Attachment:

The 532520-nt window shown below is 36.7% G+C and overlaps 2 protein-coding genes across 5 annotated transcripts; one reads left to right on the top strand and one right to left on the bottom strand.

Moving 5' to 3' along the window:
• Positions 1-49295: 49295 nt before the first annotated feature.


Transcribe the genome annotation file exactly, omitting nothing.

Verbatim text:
The 532520-nt window shown below is 36.7% G+C and overlaps 2 protein-coding genes across 5 annotated transcripts; one reads left to right on the top strand and one right to left on the bottom strand.

Moving 5' to 3' along the window:
• Positions 1-49295: 49295 nt before the first annotated feature.